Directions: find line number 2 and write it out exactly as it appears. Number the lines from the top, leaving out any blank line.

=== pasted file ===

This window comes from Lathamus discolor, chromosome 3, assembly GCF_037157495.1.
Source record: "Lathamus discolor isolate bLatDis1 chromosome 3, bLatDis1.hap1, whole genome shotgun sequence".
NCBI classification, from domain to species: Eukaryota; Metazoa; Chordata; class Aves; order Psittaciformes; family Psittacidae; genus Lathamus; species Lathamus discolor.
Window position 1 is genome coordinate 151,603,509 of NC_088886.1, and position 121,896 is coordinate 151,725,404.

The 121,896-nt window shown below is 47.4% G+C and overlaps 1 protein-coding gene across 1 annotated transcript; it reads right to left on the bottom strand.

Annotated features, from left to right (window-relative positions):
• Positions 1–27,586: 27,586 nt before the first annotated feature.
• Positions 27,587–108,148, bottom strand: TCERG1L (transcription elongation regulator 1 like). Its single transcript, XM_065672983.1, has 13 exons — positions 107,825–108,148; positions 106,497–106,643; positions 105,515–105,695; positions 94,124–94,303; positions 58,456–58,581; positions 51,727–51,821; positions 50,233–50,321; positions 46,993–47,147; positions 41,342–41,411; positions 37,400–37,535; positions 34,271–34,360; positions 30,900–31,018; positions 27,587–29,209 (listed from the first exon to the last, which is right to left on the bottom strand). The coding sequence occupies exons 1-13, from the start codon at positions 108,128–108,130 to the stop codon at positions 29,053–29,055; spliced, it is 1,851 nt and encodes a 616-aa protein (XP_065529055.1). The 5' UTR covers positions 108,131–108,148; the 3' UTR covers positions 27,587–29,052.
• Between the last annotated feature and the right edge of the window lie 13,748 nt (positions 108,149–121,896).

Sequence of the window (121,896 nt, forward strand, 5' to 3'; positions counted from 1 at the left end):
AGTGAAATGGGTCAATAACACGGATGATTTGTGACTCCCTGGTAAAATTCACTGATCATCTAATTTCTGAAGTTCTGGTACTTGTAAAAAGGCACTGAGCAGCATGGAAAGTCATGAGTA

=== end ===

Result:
Source record: "Lathamus discolor isolate bLatDis1 chromosome 3, bLatDis1.hap1, whole genome shotgun sequence".